The eventual goal is to build archlinux(god knows how long it’ll take me to figure it out) and be familiar with it enough to make it the primary and only OS other than Windows 7.
If you might want to investigate virtualization options and possible issues, I’d recomend re-posting to the virtualization forum since your issues sound like they could be specific to the type of virtualization you decide to use (and each might support things like direct hardware access differently).
And that is perhaps the first issue you might want to look at.
Personally, I’ve had mixed results using USB<>RS232 devices, they work and sometimes less so and that is without virtualization. Unless you’re running on a laptop or don’t have any PCI slots, I’d <highly> recommend just geting a PCI serial card (cheapest won’t cost more than $15, maybe only half that) for rock solid serial connectivity without worries. You’ll likely get satisfaction with the cheapest card with a UART you can buy, cost is no indication of performance/reliability and may even be worse if it’s supposed to have unusual features.
Of course, if you install a “real” UART device in your machine, there will be configuration and management aspects you’ll need to configure, it’s a thowback to times before PlugNPlay, auto-sensing and auto-configuration. You may even need to find a copy of HyperTerm to run in your Windows (to “see” what’s happening), Linux tools are not so unusual.
Regardless your USB and/or RS232 hardware, all virtualization support direct hardware access, called a number of different ways like “bypass” - The idea is that instead of virtualized serial drivers (in the case of a serial port) you’re configuring direct hardware access for the Guest. This generally means that Guest will have monopolistic access, the Host and any other Guests won’t be able to see the device once it’s been assigned.
BIOS updates will be released “whenever.” Decide for yourself how you want to manage that. Elsewhere in another thread, I mentioned I maintain a “Windows installed directly on hardware” on my laptop because HP releases BIOS updates which can be run only from within Windows. Sure, someone else mentioned you can extract the Update and attempt to run from a command line, but for a procedure that can turn my machine into a doorstop (AFAIK the BIOS chip is soldered to my systemboard) I’d rather not try to explain that to HP Repair if something goes wrong. And, I don’t know if I would do anything that would prevent applying future BIOS updates, usually there’s goodness in them.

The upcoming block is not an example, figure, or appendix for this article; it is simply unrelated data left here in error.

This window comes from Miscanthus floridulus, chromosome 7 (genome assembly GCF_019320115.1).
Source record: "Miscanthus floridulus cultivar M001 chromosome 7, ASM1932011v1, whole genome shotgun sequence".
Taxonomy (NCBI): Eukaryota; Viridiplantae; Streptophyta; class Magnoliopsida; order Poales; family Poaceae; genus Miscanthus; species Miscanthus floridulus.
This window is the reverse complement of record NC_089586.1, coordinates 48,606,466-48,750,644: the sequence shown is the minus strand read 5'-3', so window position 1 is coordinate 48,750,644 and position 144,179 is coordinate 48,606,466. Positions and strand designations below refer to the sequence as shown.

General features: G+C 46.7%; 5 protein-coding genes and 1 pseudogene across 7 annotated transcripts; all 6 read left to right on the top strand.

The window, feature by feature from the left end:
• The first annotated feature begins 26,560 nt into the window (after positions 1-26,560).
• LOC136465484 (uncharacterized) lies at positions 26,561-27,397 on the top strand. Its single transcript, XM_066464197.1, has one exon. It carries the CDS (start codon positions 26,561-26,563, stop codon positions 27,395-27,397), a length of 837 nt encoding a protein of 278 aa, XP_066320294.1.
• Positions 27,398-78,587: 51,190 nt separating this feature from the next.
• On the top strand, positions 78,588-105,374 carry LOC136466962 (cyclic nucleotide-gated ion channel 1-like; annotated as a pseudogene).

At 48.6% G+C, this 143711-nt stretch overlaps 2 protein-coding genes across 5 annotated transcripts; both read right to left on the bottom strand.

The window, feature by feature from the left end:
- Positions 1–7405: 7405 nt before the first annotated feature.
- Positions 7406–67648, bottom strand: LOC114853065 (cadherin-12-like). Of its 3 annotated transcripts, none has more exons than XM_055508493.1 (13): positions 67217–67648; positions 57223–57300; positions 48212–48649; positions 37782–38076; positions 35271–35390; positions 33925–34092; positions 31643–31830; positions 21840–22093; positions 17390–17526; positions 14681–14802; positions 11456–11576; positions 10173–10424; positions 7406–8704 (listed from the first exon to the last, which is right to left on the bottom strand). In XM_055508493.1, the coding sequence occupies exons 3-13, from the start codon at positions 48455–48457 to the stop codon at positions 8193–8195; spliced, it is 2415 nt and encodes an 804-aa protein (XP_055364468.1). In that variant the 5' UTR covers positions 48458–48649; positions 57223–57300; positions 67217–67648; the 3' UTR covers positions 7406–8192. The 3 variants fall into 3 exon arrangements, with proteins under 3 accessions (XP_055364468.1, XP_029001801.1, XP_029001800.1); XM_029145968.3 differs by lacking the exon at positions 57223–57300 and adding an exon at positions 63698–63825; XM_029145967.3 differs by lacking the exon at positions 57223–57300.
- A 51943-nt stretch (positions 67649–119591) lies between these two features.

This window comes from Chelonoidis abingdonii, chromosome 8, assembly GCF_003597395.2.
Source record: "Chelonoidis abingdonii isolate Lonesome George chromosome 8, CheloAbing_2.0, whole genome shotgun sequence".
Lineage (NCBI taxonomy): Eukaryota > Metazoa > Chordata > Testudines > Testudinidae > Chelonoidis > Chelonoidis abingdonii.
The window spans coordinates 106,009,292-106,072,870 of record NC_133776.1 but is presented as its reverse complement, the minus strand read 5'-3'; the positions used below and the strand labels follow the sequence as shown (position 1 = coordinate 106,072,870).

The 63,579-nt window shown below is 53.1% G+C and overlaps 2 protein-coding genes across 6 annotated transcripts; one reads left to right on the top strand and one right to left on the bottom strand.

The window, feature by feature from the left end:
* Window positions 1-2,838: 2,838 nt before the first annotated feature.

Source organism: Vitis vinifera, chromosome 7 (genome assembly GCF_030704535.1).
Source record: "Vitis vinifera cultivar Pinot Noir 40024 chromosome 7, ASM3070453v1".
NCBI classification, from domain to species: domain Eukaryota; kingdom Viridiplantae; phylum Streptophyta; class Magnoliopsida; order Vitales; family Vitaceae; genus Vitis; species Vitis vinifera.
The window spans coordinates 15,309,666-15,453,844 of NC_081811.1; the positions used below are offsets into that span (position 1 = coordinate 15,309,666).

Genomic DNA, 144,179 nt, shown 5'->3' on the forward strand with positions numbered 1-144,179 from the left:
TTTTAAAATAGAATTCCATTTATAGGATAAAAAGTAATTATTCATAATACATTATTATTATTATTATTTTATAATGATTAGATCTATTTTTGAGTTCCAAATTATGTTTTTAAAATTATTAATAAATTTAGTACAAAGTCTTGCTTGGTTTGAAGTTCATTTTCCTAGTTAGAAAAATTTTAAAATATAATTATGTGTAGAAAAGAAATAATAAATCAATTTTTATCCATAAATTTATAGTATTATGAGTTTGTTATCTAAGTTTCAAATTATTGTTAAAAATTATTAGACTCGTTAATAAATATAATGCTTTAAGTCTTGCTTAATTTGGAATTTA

You should strongly consider running openSUSE in both Guests and as the Host if you virtualize. Although LTS OS (like Ubuntu and CentOS) exist, I’ve always felt that distros like openSUSE should often be preferred particularly for “foundation” or simple purpose deployments because we receive and integrate new developments and improvements quicker. I’d probably feel differently if the deployment is particularly complex with greater potential for breakage. Things like what you experienced with your touchpad and mouse are very rare in openSUSE (search our forums to verify for yourself, and note the date of any postings). Don’t start with archlinux unless you’re reasonably advanced. Archlinux requires you to have rather advanced knowledge just to create basic functionality. Installing distros like openSUSE leaves you with a reasonable middle of the road “working” configuration you can further customize.
I should probably mention this for the archive. Everything worked out perfectly and nicely, exactly as I wanted.
1.Only W7SSD placed inside main HDDbay and installed. Full installation, update and etc.
2. W7SSD replaced with a fresh OpenSUSE13.2 SSD. Full installation, updated and etc.
3. W7SSD mounted on a caddy
4. Caddy mounted on the the laptop.
At any time, computer boots to OpenSUSE 13.2, no delay, no pause.
Only if I interrupt the boot, and select it to boot from the drive in the caddy, it loads Windows 7, and everything is good.
With the caddy removed, everything works perfectly on OpenSUSE 13.2.
Caddy can be inserted into any compatible computer, and runs perfectly fine.